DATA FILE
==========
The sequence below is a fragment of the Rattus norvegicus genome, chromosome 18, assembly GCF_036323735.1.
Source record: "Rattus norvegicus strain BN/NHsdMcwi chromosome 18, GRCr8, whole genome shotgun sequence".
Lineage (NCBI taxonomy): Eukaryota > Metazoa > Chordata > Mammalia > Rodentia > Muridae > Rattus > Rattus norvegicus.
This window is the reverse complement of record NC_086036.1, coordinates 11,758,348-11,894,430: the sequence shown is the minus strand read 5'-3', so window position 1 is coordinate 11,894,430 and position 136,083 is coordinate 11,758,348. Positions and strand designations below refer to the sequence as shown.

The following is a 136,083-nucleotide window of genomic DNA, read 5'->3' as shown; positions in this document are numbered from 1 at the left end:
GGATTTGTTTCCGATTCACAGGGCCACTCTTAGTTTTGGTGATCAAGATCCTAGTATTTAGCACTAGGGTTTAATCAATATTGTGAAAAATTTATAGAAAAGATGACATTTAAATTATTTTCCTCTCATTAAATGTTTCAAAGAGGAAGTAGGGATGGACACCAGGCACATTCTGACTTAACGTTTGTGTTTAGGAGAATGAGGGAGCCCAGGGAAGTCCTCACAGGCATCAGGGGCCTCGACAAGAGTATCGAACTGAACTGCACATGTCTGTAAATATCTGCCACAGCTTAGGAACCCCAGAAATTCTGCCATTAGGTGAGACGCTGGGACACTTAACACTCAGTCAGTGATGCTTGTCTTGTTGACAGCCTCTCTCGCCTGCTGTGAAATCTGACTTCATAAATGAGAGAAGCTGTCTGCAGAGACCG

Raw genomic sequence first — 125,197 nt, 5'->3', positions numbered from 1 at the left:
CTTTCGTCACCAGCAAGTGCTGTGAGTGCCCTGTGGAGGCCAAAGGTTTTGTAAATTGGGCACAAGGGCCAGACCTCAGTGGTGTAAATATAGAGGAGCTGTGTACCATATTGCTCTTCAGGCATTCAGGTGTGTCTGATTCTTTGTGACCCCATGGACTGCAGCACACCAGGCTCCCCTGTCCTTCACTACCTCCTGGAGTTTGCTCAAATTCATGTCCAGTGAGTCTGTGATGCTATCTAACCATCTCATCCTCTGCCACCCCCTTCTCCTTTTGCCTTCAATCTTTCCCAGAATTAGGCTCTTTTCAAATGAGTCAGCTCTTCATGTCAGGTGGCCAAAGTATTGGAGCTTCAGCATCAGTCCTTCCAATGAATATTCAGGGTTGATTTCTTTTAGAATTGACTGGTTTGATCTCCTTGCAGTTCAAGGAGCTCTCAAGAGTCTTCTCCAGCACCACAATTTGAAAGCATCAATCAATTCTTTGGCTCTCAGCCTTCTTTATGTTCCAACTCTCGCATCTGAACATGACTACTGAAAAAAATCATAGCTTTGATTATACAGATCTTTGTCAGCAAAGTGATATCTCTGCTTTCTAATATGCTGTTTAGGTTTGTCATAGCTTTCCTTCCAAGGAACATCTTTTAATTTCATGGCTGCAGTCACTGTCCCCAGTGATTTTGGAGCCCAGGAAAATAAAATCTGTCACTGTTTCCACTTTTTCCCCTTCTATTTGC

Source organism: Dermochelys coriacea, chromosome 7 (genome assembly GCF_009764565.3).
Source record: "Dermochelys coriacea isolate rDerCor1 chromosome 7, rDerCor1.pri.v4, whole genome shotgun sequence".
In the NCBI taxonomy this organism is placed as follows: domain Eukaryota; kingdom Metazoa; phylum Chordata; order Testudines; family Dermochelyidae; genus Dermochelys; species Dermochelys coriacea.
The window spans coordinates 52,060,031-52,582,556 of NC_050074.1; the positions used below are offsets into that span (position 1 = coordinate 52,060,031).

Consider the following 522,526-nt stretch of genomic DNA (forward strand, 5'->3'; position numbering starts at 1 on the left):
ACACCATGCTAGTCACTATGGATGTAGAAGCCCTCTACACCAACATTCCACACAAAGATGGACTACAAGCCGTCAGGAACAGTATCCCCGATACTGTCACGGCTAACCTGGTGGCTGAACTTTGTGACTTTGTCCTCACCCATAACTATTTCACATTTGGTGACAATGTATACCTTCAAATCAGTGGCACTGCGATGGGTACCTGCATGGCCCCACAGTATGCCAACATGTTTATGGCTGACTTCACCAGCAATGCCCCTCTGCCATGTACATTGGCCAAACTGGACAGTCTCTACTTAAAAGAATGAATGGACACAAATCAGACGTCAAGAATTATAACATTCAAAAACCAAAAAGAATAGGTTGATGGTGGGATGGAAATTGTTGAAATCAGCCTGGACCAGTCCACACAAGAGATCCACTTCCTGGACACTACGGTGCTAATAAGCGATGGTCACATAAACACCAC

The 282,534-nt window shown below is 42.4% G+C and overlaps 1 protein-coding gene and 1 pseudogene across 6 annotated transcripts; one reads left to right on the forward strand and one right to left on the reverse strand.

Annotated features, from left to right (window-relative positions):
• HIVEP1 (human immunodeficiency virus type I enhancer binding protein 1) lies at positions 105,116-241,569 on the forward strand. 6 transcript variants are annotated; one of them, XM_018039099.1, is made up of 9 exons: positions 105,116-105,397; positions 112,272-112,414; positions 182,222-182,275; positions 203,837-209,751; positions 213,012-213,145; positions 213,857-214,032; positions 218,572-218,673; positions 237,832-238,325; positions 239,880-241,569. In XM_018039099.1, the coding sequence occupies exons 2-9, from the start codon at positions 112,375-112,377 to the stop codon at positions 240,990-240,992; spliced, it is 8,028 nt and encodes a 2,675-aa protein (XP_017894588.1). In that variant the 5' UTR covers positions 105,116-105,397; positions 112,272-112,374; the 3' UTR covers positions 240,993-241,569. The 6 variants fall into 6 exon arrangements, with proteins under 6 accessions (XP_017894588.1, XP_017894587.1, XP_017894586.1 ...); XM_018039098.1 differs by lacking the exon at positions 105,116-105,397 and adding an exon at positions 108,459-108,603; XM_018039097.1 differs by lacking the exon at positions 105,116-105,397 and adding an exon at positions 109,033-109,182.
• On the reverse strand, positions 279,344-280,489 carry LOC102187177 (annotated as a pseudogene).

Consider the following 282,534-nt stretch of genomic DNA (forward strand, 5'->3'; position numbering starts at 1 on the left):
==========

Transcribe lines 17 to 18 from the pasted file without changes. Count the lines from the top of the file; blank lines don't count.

• HIVEP1 (human immunodeficiency virus type I enhancer binding protein 1) lies at positions 105,116-241,569 on the forward strand. 6 transcript variants are annotated; one of them, XM_018039099.1, is made up of 9 exons: positions 105,116-105,397; positions 112,272-112,414; positions 182,222-182,275; positions 203,837-209,751; positions 213,012-213,145; positions 213,857-214,032; positions 218,572-218,673; positions 237,832-238,325; positions 239,880-241,569. In XM_018039099.1, the coding sequence occupies exons 2-9, from the start codon at positions 112,375-112,377 to the stop codon at positions 240,990-240,992; spliced, it is 8,028 nt and encodes a 2,675-aa protein (XP_017894588.1). In that variant the 5' UTR covers positions 105,116-105,397; positions 112,272-112,374; the 3' UTR covers positions 240,993-241,569. The 6 variants fall into 6 exon arrangements, with proteins under 6 accessions (XP_017894588.1, XP_017894587.1, XP_017894586.1 ...); XM_018039098.1 differs by lacking the exon at positions 105,116-105,397 and adding an exon at positions 108,459-108,603; XM_018039097.1 differs by lacking the exon at positions 105,116-105,397 and adding an exon at positions 109,033-109,182.
• On the reverse strand, positions 279,344-280,489 carry LOC102187177 (annotated as a pseudogene).